- Wanting to sleep in at the weekends;
- Feeling drowsy in warm rooms;
- Struggling to concentrate during the day.
If any of those sound like you, then you might want to consider upping the amount of hours you get per night.
What happens if I’m not getting enough sleep?
Not getting enough sleep can be seriously bad for your health. One report showed that adults that sleep less than 7 hours each night are much more likely to have health problems, including heart attack, asthma, and depression.
The effects of a lack of sleep include:
- Fatigue, lethargy, and lack of motivation;
- Moodiness and irritability, or rapid mood swings;
- A greater risk of depression, anxiety, or other mental health disorders;
- A decreased sex drive;
- Lack of concentration;
- Trouble remembering things;
- Reduced creativity and problem-solving skills; difficulty making decisions;
- Inability to cope with stress;
- Premature skin aging, including dark circles and more wrinkles;
- A weakened immune system, including frequent colds and infections;
- Weight gain and increased risk of diabetes;
- Increased risk of serious health problems including stroke, diabetes, high blood pressure, heart disease, Alzheimer’s disease, and certain cancers.
The less you sleep, the more severe these symptoms are.
How to know if you have a sleep disorder
Struggle to get your recommended hours of sleep at night? You might have a sleep disorder that’s interrupting your sleep.
But first, you need to rule out other factors that could be causing you to lose sleep.
There are many things that can interfer with sleep, including stress and recent lifestyle changes. For instance, if you’ve had a baby, moved home, lost a job or broken up with your partner, you may struggle to sleep with so much going on in your mind.
Mental health conditions, such as anxiety can also have an impact on your sleep. In fact, the Anxiety and Depression Association of America (AADA) reported that 50% of adults have had their sleep affected by anxiety.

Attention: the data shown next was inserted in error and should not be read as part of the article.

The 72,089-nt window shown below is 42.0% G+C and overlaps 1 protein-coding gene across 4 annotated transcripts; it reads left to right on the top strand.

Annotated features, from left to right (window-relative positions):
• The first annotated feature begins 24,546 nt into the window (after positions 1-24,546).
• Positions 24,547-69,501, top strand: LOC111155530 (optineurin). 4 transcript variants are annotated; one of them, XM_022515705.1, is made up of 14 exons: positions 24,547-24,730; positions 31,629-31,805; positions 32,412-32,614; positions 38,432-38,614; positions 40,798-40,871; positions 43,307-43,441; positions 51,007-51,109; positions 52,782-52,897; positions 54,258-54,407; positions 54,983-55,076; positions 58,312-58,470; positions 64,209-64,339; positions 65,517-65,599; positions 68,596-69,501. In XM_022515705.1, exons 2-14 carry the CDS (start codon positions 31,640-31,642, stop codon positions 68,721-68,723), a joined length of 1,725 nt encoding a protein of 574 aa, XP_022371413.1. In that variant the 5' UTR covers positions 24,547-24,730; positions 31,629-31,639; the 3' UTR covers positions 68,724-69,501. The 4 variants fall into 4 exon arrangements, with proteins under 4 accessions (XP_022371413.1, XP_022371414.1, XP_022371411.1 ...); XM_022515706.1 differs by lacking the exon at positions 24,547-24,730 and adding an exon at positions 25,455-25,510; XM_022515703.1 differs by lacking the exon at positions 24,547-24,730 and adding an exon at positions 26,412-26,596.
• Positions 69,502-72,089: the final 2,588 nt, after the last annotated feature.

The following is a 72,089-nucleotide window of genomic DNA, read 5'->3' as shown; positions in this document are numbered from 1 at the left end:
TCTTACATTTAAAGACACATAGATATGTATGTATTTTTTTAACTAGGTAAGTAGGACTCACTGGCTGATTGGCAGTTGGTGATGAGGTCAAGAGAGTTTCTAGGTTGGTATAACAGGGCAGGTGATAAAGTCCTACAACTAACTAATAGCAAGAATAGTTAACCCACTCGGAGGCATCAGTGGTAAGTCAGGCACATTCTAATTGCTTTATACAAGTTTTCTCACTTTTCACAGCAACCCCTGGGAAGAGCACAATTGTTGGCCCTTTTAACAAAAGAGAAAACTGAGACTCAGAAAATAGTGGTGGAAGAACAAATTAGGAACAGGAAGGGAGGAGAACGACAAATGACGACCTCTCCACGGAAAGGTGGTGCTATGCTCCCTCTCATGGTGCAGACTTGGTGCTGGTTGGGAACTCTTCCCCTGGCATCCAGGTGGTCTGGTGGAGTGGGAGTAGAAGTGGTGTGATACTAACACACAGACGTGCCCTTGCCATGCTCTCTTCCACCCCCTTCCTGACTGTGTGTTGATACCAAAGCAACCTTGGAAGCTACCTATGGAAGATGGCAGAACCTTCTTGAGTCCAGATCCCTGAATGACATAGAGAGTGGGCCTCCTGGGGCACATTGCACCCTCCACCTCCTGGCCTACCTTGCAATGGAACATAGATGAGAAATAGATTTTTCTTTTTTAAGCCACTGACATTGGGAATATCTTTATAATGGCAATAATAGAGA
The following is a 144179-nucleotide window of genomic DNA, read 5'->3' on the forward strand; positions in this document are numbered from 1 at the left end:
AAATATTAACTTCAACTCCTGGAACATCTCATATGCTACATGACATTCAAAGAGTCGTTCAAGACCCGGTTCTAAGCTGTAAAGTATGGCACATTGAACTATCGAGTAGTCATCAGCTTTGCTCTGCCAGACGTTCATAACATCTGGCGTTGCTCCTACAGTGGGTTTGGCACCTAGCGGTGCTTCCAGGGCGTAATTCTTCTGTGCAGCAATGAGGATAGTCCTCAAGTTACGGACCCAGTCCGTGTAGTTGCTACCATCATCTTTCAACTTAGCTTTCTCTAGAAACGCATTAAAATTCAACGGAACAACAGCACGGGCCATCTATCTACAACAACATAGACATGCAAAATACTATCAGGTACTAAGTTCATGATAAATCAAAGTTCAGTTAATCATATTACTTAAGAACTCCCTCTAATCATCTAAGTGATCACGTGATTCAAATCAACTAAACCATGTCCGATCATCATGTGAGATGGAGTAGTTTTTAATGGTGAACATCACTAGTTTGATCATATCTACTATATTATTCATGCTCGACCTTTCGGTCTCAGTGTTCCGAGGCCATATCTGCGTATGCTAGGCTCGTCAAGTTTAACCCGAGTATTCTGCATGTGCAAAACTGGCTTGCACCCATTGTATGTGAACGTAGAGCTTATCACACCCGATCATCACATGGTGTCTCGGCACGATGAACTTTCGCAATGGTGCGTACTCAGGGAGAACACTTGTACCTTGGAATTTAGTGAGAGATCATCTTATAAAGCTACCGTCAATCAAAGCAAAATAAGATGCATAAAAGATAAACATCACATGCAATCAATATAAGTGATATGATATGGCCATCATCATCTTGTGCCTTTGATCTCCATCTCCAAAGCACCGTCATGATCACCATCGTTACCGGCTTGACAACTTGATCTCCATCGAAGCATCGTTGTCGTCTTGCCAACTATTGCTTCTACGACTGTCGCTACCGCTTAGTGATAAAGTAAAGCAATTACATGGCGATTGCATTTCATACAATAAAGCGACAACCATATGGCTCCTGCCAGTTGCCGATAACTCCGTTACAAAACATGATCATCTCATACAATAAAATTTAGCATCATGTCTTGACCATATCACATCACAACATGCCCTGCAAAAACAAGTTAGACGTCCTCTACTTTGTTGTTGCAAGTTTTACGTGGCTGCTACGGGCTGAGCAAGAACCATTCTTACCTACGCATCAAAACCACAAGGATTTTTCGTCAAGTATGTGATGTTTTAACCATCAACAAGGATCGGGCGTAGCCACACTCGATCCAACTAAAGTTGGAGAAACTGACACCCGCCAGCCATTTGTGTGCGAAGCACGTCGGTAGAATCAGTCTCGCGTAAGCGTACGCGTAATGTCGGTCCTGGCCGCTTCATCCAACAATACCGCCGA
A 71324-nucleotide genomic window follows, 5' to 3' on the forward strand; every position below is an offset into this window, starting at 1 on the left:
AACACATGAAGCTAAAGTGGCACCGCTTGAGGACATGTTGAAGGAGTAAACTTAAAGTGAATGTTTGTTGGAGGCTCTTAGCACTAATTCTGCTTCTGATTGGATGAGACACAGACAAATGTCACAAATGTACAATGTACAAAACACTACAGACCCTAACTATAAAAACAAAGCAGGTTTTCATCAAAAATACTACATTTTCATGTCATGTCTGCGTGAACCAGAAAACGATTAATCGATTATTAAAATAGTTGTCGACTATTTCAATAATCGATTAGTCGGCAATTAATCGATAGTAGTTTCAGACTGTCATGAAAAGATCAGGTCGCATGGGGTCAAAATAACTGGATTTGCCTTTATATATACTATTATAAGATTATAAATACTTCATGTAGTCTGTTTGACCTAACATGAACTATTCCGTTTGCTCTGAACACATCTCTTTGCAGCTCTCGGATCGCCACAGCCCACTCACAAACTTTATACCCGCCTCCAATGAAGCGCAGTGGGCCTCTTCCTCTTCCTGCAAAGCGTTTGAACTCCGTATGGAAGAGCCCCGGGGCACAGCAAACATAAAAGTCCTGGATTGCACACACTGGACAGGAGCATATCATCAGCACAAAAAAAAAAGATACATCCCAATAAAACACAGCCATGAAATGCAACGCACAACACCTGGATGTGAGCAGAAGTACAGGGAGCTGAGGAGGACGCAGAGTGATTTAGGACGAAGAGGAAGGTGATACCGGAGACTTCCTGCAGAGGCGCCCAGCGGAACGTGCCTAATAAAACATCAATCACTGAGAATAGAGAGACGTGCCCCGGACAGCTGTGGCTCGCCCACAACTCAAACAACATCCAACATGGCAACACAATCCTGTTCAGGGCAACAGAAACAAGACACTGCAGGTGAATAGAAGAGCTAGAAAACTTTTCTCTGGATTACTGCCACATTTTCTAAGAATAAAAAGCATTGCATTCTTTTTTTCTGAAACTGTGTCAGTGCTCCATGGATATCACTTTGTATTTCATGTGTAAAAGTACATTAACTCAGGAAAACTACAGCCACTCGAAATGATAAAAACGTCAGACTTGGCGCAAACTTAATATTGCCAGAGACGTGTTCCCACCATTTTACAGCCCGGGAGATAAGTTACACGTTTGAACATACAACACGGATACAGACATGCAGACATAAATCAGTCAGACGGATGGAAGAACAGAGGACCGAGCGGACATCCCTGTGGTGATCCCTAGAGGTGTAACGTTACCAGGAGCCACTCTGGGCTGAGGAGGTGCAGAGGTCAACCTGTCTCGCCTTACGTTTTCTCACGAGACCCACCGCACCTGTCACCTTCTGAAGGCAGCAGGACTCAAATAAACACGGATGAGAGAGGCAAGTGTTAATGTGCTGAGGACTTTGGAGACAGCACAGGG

Most sleep disorders can be managed with lifestyle changes. So, try some of the following tips below to see if they improve your sleep. If they still aren’t working, you’ll need to contact your GP to discover any underlining sleep disorders that can be keeping you up at night.
Tips to help increase your sleep
Ready to increase the amount of sleep that you get and be more ready to tackle the day? Try these tips…
- Avoid caffeine. Caffeine blocks a hormone called adenosine, which makes you feel tired. This means your body won’t make the melatonin that you need to fall asleep at night.
- Keep your room cool and clean. Lower temperatures make it easier to fall asleep, while cleaner rooms help reduce the number of distractions that could keep your mind active at night.
- Check that you’re sleeping on the right type of mattress. If you wake up with aches and pains or aren’t comfortable when falling asleep, you could be sleeping on the wrong mattress.
- Avoid gadgets. Electrical devices such as phones or TVs emit a type of light that disturbs your circadian rhythm and stops your body from producing hormones that help you sleep.
- Give relaxation exercises a try. These are built to help clear your mind and slow down your breathing ready for sleep. We’ve got a whole host of techniques and exercises you can try here.
Want more tips and advice?
Find out everything you need to know for a soundless night with our sleep tips.